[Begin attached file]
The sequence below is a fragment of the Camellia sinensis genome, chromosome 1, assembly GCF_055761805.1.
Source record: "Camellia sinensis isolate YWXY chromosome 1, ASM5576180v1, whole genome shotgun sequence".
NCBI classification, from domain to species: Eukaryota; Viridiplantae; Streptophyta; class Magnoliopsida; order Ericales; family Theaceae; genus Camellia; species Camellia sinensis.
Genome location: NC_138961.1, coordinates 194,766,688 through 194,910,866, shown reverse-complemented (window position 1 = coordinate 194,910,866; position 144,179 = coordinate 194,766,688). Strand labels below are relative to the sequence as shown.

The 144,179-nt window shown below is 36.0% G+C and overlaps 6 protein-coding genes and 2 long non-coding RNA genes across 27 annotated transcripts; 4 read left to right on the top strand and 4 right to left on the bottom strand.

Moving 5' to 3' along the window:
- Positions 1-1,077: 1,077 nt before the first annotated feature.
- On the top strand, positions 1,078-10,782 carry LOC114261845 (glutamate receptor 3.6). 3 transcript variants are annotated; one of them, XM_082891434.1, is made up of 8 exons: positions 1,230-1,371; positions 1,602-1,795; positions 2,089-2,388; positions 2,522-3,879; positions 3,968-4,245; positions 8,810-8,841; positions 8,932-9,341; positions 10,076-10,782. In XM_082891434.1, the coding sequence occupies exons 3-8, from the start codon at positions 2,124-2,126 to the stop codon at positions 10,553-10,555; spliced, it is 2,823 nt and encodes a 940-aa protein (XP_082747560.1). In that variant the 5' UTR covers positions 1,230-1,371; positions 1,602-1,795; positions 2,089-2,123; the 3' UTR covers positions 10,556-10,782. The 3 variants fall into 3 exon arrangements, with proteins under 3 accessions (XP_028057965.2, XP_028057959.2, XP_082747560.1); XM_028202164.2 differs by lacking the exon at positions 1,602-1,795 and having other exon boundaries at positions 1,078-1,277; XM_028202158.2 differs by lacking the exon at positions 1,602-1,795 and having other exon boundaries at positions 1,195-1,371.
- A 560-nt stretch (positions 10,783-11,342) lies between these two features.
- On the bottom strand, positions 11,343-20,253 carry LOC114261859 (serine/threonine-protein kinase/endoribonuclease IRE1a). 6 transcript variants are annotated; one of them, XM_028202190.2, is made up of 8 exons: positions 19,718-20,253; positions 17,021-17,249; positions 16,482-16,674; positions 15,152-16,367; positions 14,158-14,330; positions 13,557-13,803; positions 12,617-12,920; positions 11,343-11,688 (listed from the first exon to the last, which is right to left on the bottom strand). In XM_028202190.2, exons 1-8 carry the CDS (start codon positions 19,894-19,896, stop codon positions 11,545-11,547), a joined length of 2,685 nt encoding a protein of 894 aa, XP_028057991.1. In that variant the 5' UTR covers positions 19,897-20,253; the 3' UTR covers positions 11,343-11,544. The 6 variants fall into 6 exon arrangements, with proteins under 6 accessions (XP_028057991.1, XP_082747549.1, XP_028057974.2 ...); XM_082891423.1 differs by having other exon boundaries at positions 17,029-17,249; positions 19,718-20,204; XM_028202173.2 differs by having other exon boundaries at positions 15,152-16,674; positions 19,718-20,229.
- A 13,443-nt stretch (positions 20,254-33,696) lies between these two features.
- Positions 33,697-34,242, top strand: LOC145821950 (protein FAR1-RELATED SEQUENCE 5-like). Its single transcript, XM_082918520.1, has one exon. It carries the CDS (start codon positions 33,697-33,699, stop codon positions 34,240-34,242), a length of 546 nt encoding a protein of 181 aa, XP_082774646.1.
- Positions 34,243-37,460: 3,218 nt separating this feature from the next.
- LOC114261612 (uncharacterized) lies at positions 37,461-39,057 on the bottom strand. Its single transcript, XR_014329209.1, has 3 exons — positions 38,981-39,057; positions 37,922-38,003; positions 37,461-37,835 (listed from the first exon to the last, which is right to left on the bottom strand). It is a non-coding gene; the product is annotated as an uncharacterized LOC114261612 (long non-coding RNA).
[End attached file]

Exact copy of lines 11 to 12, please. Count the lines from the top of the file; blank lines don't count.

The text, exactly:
- A 13,443-nt stretch (positions 20,254-33,696) lies between these two features.
- Positions 33,697-34,242, top strand: LOC145821950 (protein FAR1-RELATED SEQUENCE 5-like). Its single transcript, XM_082918520.1, has one exon. It carries the CDS (start codon positions 33,697-33,699, stop codon positions 34,240-34,242), a length of 546 nt encoding a protein of 181 aa, XP_082774646.1.